The pay structure in the Diocese of Huron, of which I am a member, is based upon years of service. Simply put, the more years of service as an ordained clergy, the higher the stipend. A new or relative new clergy will make between 32 300 and 34 800 a year. Meanwhile, for example, a senior clergy with 30 or 35 years experience will make 47 800 and 50 800 respectively.
This cost is born by the individual congregation. Couple this with housing cost, either through a rectory (the house beside the church where the priest lives) or an housing allowance at a rate of 40% of the clergy’s stipend, in conjunction with things like EI, CPP and all other deductions, the cost of a clergy person can rise dramatically.
Smaller congregations, whether rural or city, often have a difficult time keeping senior clergy due to high salary cost. As a result the practice in the diocese is to go to a starter parish, which can afford a 0-3 year level clergy and then the clergy moves on. The trajectory is for senior clergy to end up in larger city parishes while junior clergy are in small parishes, often rural.
This communicates two things to me. One, rural parish are seen to be not as important as the city parishes and two, this is not in line with the strategic plan of the Diocese of Huron to place the right clergy in the right place to encourage growth and renewal.
Financial constraints will:
Of course there are many other criticism to be leveled at this system, or any system for that matter. It is easy to say you are doing it wrong, without offering a new way of doing things. So to that end, I have a modest proposal, which I am sure others will criticize, and in the end I hope they do for that would mean we are having an honest conversation about the needs of the church.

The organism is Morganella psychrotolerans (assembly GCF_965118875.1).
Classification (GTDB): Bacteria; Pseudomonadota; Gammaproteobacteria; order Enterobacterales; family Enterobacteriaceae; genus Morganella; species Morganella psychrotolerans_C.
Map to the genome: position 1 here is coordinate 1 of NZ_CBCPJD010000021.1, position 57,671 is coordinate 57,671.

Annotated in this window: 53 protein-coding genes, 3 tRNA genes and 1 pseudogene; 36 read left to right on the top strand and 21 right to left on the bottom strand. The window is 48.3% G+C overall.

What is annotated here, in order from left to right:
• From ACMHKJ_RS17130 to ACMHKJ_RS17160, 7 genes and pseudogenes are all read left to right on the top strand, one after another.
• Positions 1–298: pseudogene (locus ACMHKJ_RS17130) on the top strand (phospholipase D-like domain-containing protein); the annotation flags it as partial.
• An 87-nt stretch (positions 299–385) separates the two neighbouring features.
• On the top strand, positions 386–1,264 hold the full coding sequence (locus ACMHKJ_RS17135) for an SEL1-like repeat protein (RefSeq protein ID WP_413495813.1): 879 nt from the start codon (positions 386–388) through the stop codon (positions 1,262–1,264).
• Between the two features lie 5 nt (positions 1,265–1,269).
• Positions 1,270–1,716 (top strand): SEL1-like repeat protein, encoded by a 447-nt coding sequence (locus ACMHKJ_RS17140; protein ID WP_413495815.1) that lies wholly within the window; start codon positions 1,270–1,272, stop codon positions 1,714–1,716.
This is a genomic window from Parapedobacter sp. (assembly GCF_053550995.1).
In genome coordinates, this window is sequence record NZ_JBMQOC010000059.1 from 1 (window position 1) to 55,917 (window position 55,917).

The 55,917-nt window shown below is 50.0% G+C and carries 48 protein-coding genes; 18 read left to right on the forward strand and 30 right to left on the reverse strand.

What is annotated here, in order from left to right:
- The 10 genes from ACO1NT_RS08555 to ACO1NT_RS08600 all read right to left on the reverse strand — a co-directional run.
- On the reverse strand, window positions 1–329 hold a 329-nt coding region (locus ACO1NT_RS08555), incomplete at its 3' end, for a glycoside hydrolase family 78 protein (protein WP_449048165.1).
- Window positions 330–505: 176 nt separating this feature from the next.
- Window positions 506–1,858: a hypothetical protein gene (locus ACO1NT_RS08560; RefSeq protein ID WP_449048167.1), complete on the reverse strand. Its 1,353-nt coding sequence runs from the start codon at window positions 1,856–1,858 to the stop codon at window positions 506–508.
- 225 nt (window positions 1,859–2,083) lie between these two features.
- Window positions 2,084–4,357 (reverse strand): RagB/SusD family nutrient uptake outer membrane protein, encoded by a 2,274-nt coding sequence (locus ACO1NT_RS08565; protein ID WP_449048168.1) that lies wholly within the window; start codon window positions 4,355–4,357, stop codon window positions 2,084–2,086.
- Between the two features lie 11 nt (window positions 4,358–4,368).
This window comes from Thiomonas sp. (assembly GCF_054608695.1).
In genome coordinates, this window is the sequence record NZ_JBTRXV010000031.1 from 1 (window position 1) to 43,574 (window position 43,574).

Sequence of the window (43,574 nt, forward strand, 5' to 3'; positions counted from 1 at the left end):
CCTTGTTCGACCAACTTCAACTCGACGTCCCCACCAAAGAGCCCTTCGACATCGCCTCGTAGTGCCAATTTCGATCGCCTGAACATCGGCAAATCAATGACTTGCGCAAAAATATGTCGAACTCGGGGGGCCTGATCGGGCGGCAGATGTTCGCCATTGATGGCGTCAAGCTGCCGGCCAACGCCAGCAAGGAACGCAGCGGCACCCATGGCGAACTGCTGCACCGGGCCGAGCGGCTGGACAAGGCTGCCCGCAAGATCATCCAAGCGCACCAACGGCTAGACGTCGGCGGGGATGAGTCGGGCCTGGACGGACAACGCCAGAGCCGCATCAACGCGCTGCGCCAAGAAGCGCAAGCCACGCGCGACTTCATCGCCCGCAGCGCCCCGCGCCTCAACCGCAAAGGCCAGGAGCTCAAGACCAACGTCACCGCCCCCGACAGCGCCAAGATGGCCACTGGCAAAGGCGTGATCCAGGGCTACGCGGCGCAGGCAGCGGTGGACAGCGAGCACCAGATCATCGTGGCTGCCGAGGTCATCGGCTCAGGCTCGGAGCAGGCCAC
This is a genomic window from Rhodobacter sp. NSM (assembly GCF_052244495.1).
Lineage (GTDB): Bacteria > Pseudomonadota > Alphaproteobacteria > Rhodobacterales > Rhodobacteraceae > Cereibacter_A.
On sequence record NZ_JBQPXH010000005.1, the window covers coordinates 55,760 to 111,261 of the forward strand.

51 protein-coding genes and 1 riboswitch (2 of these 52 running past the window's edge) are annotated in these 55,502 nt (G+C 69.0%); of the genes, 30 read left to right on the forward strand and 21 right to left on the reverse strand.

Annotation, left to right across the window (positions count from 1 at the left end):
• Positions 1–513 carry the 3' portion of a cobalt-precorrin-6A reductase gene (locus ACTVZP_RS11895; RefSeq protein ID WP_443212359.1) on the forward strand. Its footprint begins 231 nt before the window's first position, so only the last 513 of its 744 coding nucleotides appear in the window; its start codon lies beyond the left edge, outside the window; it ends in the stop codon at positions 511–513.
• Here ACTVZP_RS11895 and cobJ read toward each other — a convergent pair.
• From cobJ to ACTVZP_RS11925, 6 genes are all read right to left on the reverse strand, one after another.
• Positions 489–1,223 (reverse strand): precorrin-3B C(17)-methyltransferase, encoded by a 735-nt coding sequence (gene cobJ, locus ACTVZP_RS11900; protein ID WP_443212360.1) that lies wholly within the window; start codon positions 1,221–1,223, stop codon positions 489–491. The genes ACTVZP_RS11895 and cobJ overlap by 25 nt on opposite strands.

In times of crisis management must centralize. It is safe to say, the church is in crisis. Let us say there are 88 parishes in Huron with approximately 100 employed clergy. Years of service will vary, but it would be safe to assume that medium years of service would be in the range 10-13 years.
If the total cost of clergy was pooled and then equally apportioned out to each parish, then each parish would be paying the same for their clergy. This would put clergy cost for each parish at the same amount, roughly between 37 500 to 38 900. This would have the net effect of being able to send the right clergy to the right location, which could include a clergy with 30 years experience to a rural multi point parish.
To make this system fair, the total cost of clergy would have to be calculated upon minimum stipend only. If a parishes wishes to pay a clergy more, then that is to be negotiated between the individual clergy and the parish and the additional cost born by that parish alone.
It is true that this would put a burden on smaller parishes that may not be able to carry this additional cost on the short term. But with the right person in the right place, growth and renewal will come. It also demonstrates that the rural and small city parishes are not starter parishes who live in constant fear of their clergy leaving, but rather can build strong, vibrant relationships with their clergy, participate in missional activities and get back to growing the Kingdom of God.